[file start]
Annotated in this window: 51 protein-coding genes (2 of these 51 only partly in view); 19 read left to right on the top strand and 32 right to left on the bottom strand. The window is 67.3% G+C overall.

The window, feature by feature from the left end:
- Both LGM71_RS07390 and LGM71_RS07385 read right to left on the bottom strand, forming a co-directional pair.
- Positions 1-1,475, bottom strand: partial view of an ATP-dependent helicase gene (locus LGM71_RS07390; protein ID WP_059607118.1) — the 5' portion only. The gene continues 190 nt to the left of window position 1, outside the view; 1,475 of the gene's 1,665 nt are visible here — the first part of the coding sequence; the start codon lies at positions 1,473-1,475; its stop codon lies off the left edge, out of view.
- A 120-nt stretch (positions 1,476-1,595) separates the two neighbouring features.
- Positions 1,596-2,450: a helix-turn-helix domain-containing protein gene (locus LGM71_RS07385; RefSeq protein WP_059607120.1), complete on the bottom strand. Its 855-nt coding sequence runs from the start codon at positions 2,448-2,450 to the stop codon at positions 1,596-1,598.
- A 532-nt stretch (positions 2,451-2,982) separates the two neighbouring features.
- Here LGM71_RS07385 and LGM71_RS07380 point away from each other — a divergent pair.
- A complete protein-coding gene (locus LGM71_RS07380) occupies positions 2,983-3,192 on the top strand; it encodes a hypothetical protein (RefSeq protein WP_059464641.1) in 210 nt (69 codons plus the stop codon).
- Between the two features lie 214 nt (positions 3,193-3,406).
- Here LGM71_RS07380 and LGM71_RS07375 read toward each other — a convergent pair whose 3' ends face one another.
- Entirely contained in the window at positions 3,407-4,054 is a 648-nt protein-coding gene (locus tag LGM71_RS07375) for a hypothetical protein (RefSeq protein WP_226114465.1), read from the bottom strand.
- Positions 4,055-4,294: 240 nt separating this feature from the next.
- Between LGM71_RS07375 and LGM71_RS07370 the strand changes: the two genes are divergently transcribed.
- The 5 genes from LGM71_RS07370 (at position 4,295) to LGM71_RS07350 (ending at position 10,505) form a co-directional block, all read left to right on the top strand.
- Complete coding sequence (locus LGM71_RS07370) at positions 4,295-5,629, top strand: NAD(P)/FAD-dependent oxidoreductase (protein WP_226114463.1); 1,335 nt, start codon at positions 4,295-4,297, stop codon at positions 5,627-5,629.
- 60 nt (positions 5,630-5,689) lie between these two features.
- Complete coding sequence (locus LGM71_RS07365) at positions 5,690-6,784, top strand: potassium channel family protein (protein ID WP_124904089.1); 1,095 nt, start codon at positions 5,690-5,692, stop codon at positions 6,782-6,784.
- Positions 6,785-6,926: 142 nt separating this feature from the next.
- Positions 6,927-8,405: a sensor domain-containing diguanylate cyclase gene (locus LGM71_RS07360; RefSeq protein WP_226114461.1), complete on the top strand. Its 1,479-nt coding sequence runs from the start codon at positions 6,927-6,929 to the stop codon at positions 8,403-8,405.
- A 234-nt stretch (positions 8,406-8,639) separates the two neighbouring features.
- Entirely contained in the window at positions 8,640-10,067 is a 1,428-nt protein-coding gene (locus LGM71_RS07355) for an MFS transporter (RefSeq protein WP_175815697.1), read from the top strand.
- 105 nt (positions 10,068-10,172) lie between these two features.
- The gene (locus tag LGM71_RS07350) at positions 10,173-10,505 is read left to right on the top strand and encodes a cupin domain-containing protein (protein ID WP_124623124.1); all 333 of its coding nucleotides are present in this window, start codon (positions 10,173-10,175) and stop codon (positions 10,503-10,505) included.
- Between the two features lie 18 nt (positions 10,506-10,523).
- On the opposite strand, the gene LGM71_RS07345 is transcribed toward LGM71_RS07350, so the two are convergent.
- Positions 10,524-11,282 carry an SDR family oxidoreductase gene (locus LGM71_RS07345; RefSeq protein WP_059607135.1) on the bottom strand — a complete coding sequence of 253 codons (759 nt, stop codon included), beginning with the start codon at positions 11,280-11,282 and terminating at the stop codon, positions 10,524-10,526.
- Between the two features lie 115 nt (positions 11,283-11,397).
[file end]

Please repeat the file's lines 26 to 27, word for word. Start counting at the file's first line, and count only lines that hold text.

- On the opposite strand, the gene LGM71_RS07345 is transcribed toward LGM71_RS07350, so the two are convergent.
- Positions 10,524-11,282 carry an SDR family oxidoreductase gene (locus LGM71_RS07345; RefSeq protein WP_059607135.1) on the bottom strand — a complete coding sequence of 253 codons (759 nt, stop codon included), beginning with the start codon at positions 11,280-11,282 and terminating at the stop codon, positions 10,524-10,526.